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Dhoop Shack Reviewed

Ruth Allan appreciates less ghee with glee

Published on October 22nd 2012.


Dhoop Shack Reviewed

NEW to West Didsbury, Dhoop Shack is one of a number of curry houses that have finally left the 1980s behind. My Lahore, Mughli, the forthcoming posh curry palace, Malai, and established alternatives like Zouk, offer a turn from stuffy décor and ghee-slicked curries to something fresher. Think citrusy flavours, just-seared meat and dry, bright spices. 

Hunks of onion and capsicum pepper cut through the thick, sweet, soy-based chilli chicken sauce. Packing a chilli-powder punch, the veg brought light and character to the soft hunks of meat.

Dhoop Shack, in particular, is offering dishes that you won’t have seen in an Indian or Pakistani restaurant before. Chilli and lime seared scallops, chapatti fresh from the griddle, duck chat with fresh orange and Mumbai-style king prawns to mention but a few. 

West Didsbury is a natural home for this kind of experimentation. It’s where TV chef Simon Rimmer founded his ground-breaking vegetarian restaurant, Greens, where modern British restaurants like Rhubarb flourished before their cooking style became the status quo.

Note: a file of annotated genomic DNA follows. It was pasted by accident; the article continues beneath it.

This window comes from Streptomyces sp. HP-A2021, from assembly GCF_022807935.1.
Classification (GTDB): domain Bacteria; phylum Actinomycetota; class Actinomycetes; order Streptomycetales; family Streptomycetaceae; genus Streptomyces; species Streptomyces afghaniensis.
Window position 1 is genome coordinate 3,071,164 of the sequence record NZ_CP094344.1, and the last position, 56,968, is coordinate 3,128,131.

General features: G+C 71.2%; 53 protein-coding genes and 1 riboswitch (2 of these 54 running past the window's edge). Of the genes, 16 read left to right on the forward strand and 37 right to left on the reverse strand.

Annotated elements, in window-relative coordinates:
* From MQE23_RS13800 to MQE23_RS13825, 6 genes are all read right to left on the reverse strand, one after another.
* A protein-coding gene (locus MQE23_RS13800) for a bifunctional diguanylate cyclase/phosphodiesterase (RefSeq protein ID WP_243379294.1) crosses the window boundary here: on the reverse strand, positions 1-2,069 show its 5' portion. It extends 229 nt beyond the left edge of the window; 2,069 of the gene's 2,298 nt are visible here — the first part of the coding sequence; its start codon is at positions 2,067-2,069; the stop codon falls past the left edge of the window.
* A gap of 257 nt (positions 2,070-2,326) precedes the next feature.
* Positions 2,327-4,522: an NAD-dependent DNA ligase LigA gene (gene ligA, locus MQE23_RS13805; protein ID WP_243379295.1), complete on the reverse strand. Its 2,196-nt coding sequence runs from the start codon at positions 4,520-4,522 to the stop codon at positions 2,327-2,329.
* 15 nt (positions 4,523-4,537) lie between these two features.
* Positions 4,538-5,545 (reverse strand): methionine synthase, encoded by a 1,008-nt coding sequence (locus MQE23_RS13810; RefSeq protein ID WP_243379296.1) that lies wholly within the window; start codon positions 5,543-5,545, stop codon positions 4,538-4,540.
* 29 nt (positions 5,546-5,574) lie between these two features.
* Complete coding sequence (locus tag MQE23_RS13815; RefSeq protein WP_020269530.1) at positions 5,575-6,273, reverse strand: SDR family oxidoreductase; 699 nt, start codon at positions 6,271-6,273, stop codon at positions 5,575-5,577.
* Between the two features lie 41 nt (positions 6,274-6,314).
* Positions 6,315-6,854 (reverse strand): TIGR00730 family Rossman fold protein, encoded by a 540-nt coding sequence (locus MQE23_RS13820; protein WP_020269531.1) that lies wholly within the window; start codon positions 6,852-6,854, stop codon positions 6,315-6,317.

Alongside old favourites like Gurkha Grill and Great Kathmandu (radical enough in their day), this is where you’d expect the freshest North Indian cooking in town. 

We got off to a promising start with a recommendation for chilli chicken (£8.50). There’s an unusual Chinese influence on the menu, evident both in this Indo-Chinese fusion dish (inspired, our waiter told us, by Delhi street food) and Szechuan prawns, typified by the use of more fresh chilli than most people will have eaten in their lifetime plus gum-numbing Szechuan pepper. A spice lover’s aphrodisiac.